By Maulana Wahiduddin Khan
The Qur’an encourages us to always remember death. Knowing that you will die some day, you will be unable to act carelessly. Because you are accountable to God, you will act from a place of responsibility
In Islam, death is not viewed as an end but as a new beginning. It is a bridge that enables movement from temporary life in this world to eternal life. A verse in the Qur’an, recited at the time of burial, says: “We have created you from earth, we will return you to earth, and again we will take you out and make you alive.”
So, death is more a demarcation between two phases of life, instead of being an end. Life is eternal. Only a fraction of it is spent in this world, in this body, and the rest of life is spent in the hereafter. In that life, we will live for billions and billions of years.
You may well ask, if life is eternal, then why this division between one phase and the other? Why does death occur in between life and afterlife? The reason is that this world is a testing ground that God has created for man. God first created paradise, which is ideal and eternal, and then He created man.
From among humankind, God wanted to select those who were truly qualified to inhabit paradise. To figure this out, God put man in this world. This world is a testing ground. We are here on trial. Whatever we do is being recorded by angels, and according to this record, we will be awarded paradise or hell at the time of death.
So you see, death is simply a demarcation between test (our wordly lives) and its reward (paradise or hell). When God decides that a person has completed the required amount of time on earth, He sends Israel, who is the angel of death, to transfer that person from this world to the next.
The paradise of Islam is a material one. In the Qur’an, it is said that paradise is like this world, where various items of enjoyment are available. The only difference is that this world is imperfect, while paradise is the epitome of perfection. This world is a model of paradise.
We enjoy everything here, but it is less than perfect. The perfection of paradise is described in the Qur’an as ‘no fear, no sorrow’, and in the Hadis (compilation of the sayings of Prophet Mohammed) as ‘free of noise and pain’.
How can all this translate into the way we live our lives? In this world, man finds himself free to do what he pleases. A check is needed to ensure that humanity lives in a disciplined way.
This check is provided by the thought of death—it makes man accountable to God every second of his life. According to the Hadis, the instant man dies, he finds himself presented in the court of God. Death is the actual point when the period of test is over and it is the time when man stands before God.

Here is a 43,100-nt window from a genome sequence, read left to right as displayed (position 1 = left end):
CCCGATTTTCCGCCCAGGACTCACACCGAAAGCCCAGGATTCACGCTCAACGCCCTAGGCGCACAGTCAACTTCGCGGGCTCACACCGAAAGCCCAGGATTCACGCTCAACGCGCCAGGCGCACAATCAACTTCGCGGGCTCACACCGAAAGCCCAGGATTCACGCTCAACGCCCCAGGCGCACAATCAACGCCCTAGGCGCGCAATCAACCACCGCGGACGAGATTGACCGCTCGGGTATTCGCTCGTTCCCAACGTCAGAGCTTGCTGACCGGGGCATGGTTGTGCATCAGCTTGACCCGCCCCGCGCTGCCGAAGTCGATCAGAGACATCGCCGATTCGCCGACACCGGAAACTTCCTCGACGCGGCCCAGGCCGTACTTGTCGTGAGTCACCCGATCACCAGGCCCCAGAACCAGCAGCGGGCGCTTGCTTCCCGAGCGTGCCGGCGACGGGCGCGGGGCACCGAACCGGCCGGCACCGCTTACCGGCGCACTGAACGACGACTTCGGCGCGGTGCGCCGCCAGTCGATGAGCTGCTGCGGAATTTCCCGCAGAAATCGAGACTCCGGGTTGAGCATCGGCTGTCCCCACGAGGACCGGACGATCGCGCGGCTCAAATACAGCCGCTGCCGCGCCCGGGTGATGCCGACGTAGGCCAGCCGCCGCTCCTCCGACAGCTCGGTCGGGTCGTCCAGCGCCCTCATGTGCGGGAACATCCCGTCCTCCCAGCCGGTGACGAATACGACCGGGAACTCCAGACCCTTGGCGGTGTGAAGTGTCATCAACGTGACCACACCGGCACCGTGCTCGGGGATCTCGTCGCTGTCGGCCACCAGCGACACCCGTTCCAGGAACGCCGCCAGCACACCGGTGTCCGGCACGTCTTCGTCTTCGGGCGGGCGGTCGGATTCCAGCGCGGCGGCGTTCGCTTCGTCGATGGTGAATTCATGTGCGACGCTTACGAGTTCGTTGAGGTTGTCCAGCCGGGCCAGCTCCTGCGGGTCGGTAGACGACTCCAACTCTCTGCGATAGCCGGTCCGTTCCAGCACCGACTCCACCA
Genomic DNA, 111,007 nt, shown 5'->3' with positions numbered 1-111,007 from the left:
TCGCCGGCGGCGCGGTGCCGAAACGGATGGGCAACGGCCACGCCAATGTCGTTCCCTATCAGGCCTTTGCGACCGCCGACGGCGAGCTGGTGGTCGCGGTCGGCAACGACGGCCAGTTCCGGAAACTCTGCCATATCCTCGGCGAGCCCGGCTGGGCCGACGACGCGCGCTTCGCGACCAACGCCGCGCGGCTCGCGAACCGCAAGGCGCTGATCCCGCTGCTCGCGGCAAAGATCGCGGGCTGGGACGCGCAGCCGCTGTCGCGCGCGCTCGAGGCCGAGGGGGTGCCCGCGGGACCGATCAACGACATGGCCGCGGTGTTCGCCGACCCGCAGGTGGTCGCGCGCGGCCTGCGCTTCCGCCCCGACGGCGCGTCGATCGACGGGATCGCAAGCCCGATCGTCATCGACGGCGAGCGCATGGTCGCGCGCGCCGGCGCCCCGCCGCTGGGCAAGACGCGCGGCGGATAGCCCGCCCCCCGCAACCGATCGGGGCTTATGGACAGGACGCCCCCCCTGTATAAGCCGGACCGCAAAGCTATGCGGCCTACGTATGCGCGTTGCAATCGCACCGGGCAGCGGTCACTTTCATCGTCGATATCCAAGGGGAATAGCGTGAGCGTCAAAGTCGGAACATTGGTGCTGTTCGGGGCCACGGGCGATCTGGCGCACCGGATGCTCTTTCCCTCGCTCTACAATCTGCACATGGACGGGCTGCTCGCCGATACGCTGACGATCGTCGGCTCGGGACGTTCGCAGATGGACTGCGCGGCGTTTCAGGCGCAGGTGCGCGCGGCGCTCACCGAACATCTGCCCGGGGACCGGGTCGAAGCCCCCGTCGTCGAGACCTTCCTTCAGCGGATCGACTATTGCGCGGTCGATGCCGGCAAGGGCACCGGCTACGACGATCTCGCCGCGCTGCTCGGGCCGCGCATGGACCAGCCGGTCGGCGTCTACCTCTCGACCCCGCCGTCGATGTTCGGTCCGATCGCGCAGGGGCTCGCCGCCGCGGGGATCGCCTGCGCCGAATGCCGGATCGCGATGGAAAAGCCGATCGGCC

Here, the Hadis mentions four questions that man has to answer before God. These are—what means have you employed to earn your wealth? How have you spent that which you have earned? How have you spent your time? And, how much of the knowledge that you acquired did you actually apply in your life?
These four questions are the basis of responsible action in man’s life. Accountability of this kind is absolutely essential to prevent man from falling into corruption. For man can escape the police or bribe his way out of law courts, but he cannot escape God.
God watches all that is apparent, as well as that which is hidden. No judge in this world knows what is going on in your heart, but God does. And wherever in the world you might run, you will still be in God’s presence.
The Qur’an encourages us to always remember death, for it helps get rid of actions motivated by pleasure alone. Knowing that you will die some day or the other, you will be unable to act carelessly or unmindfully. Because you are accountable to God, you will act from a place of responsibility.
The importance of constant remembrance of death in Islam is illustrated by a story about Prophet Mohammed. According to this story, the Prophet would often visit graveyards. He would look at the graves and remember: “I will also be there one day.”
When someone dies, a prayer is recited, which says: “The one who has died is going to God, and so will we.” Not only do you pray for the deceased, you remind yourself of your own mortality.
I think that if one keeps one’s own death in mind, one will be able to view this life as a ‘waiting room’. Just as we do not become attached to a temporary abode like a waiting room, so there is no sense becoming overly attached to our bodies and material possessions.
This attitude will help bring contentment and peace in your life. You will realise that if your needs are being met with one rupee, there is no sense in running after one lakh rupees. It is best to be contented with what one has, instead of wasting one’s time and energy in pursuit of wealth and possessions. Remembrance of death stops one from running after material pleasures and brings one’s mind to God.
—As told to Swati Chopra
Maulana Wahiduddin Khan is well-versed in classical Islamic learning as well as modern science. His lifelong mission has been to present Islamic teachings in a contemporary idiom.
This he has done through his journal Al Risala, and in the over 200 books that he has authored, which include Islam and the Modern Man, Religion and Science and God Arises, among others. The Maulana is founder of the Islamic Centre and the Centre for Peace and Spirituality in New Delhi.
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